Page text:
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Intervention for domestic abusers found to reduce crime

Analysis of a 12 month pilot of a domestic abuse intervention scheme has demonstrated a significant reduction in the number of crimes committed.

Project CARA (Cautioning and Relationship Abuse) is described as an early “awareness raising” intervention. It is a conditional caution for first-time alleged offenders.

It comprises engagement with two workshops and is designed to help offenders understand what domestic abuse is and its impact. The victim will inform the initial risk assessment conducted by the police – they will also provide feedback on the offender’s progress between workshops.

A research team within the University of Birmingham funded by the Home Office has now published a report on a 12 month pilot of the scheme which demonstrates that it has resulted in a reduction in the number of crimes committed.

Researchers evaluated 12 months of the programme with Hampshire and West Midlands forces from December 2019-November 2019. Offenders were tracked over 365 days following their referral to the CARA programme.

The project is now operational across nine forces who have received special dispensation to use conditional cautions for domestic abuse as opposed to ‘simple cautions’. (Hampshire, West Midlands, Avon and Somerset, Dorset, Thames Valley, Leicestershire, West Yorkshire, Norfolk, Cambridgeshire).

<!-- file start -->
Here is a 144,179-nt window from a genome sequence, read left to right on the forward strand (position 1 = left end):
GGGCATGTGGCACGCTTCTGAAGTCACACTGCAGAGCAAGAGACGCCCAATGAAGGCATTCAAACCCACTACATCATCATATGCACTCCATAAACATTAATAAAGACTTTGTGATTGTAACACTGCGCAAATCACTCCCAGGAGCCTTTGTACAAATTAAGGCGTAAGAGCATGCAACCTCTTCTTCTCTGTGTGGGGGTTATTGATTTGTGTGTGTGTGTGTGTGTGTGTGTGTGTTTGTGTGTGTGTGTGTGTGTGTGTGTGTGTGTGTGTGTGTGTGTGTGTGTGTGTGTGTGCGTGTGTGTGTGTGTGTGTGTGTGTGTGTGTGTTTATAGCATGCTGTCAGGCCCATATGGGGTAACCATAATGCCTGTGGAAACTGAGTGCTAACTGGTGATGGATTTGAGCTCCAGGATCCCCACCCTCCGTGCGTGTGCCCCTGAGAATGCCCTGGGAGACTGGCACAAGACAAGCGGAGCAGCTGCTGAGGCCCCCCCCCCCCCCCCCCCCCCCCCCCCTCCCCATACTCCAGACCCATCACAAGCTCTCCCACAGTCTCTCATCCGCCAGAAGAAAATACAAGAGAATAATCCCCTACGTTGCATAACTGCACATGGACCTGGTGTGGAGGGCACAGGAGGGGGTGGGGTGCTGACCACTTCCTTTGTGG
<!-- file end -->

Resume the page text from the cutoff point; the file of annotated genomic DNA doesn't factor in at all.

In the West Midlands, the team retrospectively assessed data for 539 offenders, 191 of whom took part in the programme and selected 348 others to form a matched control group. In Hampshire, 510 offenders were retrospectively assessed, of whom 218 had taken part in the programme and 292 were chosen to form a matched-control group.

The research found that In the first six months, offences in the West Midlands fell by 81 per cent, with an overall reduction of 56 per cent in the first 12 months. It also found that in Hampshire, offences reduced by 39 per cent in the first six months, and by 41 per cent overall in the first 12 months. No differences in offence severity were observed in either sample according to the study. 

The net economic benefits from reductions in offending were calculated in the West Midlands and Hampshire were estimated at £156.5K and £781K respectively.

Metropolitan Police Commander, Dr Alison Heydari, said: “The University of Birmingham research adds further evidence to the growing evidence base that supports the assertion that the implementation of Project CARA is having a positive impact including increased victim satisfaction, reduced domestic reoffending and sustained behavioural change of offenders.  As well as the financial benefits that this piece of work has identified.

“I do believe that Project CARA could have even wider effect if it were rolled out to all forces.  We must be brave and innovative and seek to exploit the potential of Project CARA.  A rollout would provide an opportunity not only to widen the evidence base with the support of further research but also to make a difference by broadening out the benefits to more individuals, families and communities. The Director of the DPP is currently considering a number of factors around this including the evidence base and we await his decision on this.”

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